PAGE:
Busman’s Holiday — Development Projects in The Gambia.

In The Gambia I planned a busman’s holiday.  I wanted to visit a few development projects.  One was St. Joseph’s Training School for men, which is in an historic Portuguese building and also has a market where you can buy things made in the school.  Instead our driver took us to the Presentation Girls Vocational School.  I knew this wasn’t where I wanted to go but I didn’t want to say so in front of Sister Rosine Sanyang, the principal.   The students are aged from 15 to 25 and had either been victims of abuse or were young mothers.  The school is run by the Catholic Church and the church and state.  Girls can take courses either in embroidery and sewing, hair dressing, or business and marketing. All of them take English, math and computer.  If they are going into hairdressing or embroidery they also take some business and marketing courses.  After graduation many business and marketing diploma holders get jobs in tourism.  For embroidery grads the school gives groups of three girls a sewing machine and helps set them up a business.  As they learn they make altar cloths for churches and clothes to sell at their school fundraising bazaar.

Next we wanted to go to a project called “Wide Open Walls.”  Well known African and international artists have painted surrealistic murals on walls in order to bring in tourists to look at the walls and to buy crafts in the markets.  It’s a different type of marketing ploy.  The town hosting “Wide Open Walls” is Kubuneh according to both their website and Lonely Planet.  The town we visited was Makumbaya (as in the campfire song.)  Makumbaya has painted walls (although not of surrealistic quality I was expecting) and it is not the “easy drive” that Lonely Planet told me it would be.  Makumbaya requires a high clearance vehicle.  As we bumped long our guide said “ah, the Gambia experience.”  I told him I’ve seen worse.


“South Sudan.”

He agreed.  South Sudan that probably has worse roads.  No one in Africa wants to be worse than South Sudan.

I kept asking the guide how Makumbaya’s wall paintings could work as a development project when the road was so difficult and there was no shop to cash in on the visits.  He said people visited the school and brought books or money for books, it was a UNESCO project.  I looked up the Makumbaya project on the web when I got back on the ship.  It’s not UNESCO, but a project in partnership with a British group “Building Futures in The Gambia.”  The organization paired the Makumbaya school with Newman University and Kitwell Primary School, both in Birmingham, which sponsored concerts of African music to help pay for a school library.  As we drove by kids shouted “Tubob, Tubob” which was the insult used against white people in Alex Haley’s book “Roots.”  Our guide assured us that it was just a generic name for white people.  I have no idea how the painted walls in Makumbaya fit in with this project.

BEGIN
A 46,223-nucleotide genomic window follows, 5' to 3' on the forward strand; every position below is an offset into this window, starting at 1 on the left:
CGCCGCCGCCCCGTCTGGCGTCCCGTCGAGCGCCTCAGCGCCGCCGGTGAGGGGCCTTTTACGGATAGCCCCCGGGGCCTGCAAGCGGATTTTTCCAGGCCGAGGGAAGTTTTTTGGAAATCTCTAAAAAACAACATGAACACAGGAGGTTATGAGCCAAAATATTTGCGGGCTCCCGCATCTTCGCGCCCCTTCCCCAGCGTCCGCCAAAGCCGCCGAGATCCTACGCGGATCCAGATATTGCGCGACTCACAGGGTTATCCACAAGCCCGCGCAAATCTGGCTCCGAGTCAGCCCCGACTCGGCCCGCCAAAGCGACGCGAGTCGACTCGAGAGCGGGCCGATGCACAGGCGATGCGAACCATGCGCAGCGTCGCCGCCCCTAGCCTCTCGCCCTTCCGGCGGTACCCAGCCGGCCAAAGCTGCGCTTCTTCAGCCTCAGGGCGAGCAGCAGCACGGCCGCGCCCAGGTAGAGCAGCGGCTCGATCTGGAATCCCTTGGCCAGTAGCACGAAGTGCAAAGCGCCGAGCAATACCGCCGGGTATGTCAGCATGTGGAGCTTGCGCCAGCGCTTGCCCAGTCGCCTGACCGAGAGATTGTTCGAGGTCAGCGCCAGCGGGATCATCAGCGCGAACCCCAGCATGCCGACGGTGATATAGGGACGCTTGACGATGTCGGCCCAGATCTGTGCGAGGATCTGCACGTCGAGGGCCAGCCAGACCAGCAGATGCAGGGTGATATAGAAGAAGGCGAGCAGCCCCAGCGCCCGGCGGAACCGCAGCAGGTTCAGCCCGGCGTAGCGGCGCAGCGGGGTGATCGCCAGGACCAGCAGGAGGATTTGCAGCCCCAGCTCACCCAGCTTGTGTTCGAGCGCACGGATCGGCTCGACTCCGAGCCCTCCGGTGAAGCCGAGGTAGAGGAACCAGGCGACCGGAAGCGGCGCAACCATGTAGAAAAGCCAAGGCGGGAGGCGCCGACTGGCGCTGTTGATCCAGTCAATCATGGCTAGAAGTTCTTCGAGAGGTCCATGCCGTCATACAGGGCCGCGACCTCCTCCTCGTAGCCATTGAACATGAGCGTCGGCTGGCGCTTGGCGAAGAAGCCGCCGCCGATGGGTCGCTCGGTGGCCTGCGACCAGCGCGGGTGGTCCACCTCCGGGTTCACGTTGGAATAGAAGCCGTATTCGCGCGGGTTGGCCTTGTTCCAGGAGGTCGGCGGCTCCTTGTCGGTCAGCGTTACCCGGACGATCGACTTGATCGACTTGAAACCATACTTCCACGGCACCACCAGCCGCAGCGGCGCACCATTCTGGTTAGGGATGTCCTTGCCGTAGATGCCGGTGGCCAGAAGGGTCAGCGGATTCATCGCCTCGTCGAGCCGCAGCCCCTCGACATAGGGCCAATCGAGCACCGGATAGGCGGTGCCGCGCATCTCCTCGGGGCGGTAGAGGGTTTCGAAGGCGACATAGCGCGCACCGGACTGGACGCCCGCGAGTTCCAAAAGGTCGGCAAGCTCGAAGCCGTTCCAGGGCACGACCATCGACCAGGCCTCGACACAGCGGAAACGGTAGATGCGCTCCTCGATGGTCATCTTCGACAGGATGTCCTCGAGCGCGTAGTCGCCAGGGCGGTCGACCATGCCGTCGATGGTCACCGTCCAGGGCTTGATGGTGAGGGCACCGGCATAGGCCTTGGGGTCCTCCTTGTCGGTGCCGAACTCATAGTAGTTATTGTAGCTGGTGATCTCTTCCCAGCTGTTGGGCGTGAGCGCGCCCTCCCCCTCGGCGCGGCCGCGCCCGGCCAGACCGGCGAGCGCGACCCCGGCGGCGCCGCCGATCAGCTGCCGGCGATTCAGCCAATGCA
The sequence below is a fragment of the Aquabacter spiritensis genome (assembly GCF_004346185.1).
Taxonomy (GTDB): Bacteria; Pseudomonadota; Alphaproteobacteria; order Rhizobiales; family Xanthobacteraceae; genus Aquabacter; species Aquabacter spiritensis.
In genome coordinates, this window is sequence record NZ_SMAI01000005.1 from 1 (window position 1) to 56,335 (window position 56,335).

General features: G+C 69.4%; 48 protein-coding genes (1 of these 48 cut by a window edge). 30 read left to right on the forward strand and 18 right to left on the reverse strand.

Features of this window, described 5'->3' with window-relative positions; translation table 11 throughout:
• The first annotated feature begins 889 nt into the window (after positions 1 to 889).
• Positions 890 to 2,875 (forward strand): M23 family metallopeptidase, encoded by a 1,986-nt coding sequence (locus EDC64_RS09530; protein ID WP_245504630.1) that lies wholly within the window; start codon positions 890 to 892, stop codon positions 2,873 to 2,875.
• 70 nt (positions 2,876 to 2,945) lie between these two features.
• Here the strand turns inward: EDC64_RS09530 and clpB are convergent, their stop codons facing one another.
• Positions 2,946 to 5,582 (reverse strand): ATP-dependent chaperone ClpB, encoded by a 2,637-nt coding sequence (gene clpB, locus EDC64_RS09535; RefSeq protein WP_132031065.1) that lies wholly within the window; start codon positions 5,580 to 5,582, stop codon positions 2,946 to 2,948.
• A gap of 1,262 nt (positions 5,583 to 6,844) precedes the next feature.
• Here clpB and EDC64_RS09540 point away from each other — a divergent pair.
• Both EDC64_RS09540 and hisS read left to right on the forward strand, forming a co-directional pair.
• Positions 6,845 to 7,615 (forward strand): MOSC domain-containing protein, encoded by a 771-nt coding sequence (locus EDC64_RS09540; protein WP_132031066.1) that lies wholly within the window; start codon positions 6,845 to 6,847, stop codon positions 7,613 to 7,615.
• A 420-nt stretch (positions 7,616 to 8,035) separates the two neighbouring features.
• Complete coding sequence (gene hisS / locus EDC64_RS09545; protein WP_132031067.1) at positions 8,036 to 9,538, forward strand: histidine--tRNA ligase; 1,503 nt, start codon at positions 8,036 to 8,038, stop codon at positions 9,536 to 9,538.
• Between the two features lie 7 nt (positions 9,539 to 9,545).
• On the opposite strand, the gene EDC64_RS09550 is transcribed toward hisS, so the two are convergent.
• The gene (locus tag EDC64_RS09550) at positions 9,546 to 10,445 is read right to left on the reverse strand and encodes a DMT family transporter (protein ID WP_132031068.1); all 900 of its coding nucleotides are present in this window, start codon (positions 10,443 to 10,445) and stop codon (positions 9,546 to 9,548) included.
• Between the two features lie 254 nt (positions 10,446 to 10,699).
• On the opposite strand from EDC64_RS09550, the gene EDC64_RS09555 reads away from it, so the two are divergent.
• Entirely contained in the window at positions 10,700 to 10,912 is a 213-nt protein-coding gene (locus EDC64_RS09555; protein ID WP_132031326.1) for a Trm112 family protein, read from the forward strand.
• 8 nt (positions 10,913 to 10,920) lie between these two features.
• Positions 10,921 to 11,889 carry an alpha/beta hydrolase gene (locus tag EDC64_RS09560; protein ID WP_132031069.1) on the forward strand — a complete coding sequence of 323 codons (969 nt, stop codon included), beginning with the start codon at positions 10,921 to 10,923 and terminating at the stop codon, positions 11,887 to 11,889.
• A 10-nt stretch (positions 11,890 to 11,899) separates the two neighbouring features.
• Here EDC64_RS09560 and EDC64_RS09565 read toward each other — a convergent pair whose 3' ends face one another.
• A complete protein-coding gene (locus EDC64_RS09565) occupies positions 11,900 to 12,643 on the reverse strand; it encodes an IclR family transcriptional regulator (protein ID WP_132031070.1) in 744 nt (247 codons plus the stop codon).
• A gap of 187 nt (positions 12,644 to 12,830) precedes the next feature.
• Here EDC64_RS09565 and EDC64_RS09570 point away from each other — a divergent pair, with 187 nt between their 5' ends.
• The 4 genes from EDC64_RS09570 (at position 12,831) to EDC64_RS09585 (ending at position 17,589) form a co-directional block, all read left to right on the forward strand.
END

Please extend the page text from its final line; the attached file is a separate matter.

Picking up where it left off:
Makumbaya is also the sight of a couple of different infrastructure projects including a solar electric generating plant and a well to provide water for the school and village.  While interesting I was frustrated that we never got to see the surrealistic art at “Wide Open Walls.”

Our next stop was another private British development project, and this time we actually got to where we had intended to go.  The Makasutu Culture Forest is In the Gambia River tidal estuary.  In a small area you have mangrove, rain forest and savanna. You walk the culture trail to see different aspects of life in Gambia demonstrated.  Here is someone climbing palm trees and making palm wine.  Here is a local medicine man gathering herbs and making local remedies, a certain mint wards off mosquitos, a certain flower and fruit can lessen the effects of malaria.  We got a chance to take a paddle along the Gambia River and through the mangrove.  The reason I wanted to come was to look at a successful development project that is bringing cash to a poor rural area and is preserving local culture.  I found it a particularly rewarding visit.  Seeing this country and these customs brings the first 160 pages of “Roots” (which I’m rereading now) to life.   At the end of our walk there is some dancing, drumming, singing and a craft’s market.  We opted skip lunch but did have some “World Cola,” the local soft drink.  It is vilely sweet.  It lists sugar, saccharine and Aspartame as ingredients.  It’s naturally sweet with the artificial aftertaste.

When the drumming from the dancing ends and most of the tourists leave, the baboons arrive to clean up any dropped food from the lunch.  We lingered long enough to watch them scavenge the shaded eating area before heading to the beach for a beer to wipe out the taste of “World Cola.”

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